In what was a fairly uneventful summer, this was a rare treat for which we were all grateful to the indomitable Ms. Reed who brightened up my August and the entire Pet Fashion Week. Now all you have to do is get on her email list and receive her weekly newsletter, Charlotte Webb. Send her an email at firstname.lastname@example.org and tell her you want to get on her newsletter list.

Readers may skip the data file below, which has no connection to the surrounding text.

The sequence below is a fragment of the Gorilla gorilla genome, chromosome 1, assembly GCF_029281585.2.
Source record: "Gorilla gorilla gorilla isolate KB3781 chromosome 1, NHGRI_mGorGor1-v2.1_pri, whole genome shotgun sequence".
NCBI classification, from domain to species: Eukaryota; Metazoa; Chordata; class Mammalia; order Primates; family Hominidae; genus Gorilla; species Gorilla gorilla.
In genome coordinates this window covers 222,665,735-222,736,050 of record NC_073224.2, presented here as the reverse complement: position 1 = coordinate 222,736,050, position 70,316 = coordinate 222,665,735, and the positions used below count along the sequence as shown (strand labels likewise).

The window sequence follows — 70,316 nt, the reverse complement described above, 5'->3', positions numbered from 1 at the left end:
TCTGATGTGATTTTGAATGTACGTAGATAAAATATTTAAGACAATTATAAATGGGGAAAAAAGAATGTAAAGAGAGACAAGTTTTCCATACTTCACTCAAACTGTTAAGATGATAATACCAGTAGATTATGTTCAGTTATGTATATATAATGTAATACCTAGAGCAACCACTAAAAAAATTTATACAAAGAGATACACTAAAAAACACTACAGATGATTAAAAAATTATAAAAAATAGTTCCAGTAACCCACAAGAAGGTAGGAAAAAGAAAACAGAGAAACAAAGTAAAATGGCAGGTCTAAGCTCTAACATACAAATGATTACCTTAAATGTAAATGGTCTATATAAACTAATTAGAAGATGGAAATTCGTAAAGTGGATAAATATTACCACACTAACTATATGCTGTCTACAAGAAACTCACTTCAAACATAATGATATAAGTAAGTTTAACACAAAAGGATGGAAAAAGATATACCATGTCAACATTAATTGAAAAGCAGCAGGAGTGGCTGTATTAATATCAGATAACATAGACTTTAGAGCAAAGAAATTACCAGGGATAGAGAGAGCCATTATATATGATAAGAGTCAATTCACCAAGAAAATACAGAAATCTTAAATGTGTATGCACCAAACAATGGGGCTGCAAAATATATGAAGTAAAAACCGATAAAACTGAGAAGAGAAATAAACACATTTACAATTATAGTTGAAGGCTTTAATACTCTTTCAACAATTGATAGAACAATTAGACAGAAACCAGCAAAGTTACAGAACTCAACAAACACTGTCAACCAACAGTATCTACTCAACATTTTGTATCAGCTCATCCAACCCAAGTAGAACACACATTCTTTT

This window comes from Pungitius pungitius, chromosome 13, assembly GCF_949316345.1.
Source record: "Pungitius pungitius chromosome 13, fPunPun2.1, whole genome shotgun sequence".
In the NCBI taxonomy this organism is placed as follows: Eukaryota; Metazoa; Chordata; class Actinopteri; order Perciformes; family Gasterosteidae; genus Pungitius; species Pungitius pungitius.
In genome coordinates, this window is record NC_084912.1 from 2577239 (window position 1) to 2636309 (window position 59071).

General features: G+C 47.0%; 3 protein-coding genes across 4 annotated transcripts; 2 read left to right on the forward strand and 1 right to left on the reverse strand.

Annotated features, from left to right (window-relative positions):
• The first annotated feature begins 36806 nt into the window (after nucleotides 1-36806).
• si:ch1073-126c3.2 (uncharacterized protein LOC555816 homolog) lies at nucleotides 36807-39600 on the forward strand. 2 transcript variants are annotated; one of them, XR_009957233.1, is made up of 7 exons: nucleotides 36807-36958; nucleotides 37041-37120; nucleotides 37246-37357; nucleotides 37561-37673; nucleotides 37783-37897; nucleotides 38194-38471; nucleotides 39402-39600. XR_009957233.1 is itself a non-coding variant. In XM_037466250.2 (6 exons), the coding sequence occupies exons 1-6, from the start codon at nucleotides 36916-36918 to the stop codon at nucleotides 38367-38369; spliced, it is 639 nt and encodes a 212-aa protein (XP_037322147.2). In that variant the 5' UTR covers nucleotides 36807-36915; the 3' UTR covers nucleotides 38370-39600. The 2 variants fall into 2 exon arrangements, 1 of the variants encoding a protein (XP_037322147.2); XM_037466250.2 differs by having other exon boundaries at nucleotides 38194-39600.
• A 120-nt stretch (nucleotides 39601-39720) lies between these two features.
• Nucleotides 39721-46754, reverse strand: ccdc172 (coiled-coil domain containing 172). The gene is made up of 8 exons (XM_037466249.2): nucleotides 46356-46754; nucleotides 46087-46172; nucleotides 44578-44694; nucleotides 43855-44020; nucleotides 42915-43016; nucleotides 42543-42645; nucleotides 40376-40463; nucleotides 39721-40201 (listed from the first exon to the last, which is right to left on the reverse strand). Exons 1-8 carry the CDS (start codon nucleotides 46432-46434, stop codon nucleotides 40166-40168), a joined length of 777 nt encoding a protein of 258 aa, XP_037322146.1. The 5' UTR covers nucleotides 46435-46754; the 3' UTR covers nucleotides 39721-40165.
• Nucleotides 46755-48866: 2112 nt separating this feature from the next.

“I Just Got a Kitten. What Do I Do?” (Simon & Schuster/Fireside) is Mordecai Siegal’s latest book and is available wherever books are sold. He is also the author of “The Cat Fanciers’ Association COMPLETE CAT BOOK. The Official Publication of the CFA,” (HarperCollins), comparable to the AKC’s Complete Dog Book; “The Good Life: Your Dog’s First Year” (Simon and Schuster). His most durable books are “Good Dog, Bad Dog” (Henry Holt); “When Good Dogs Do Bad Things” (Little, Brown); the 10th Anniversary Revised Edition of “I Just Got A Puppy. What Do I Do?” (Simon & Schuster/Fireside); “The Cornell Book of Cats” (Villard); “The Davis Book of Dogs” (HarperCollins); and “The Davis Book of Horses” (HarperCollins). He is President Emeritus of the Dog Writers Association of America and a founding member of The Cat Writers’ Association. Mordecai resides in New York City.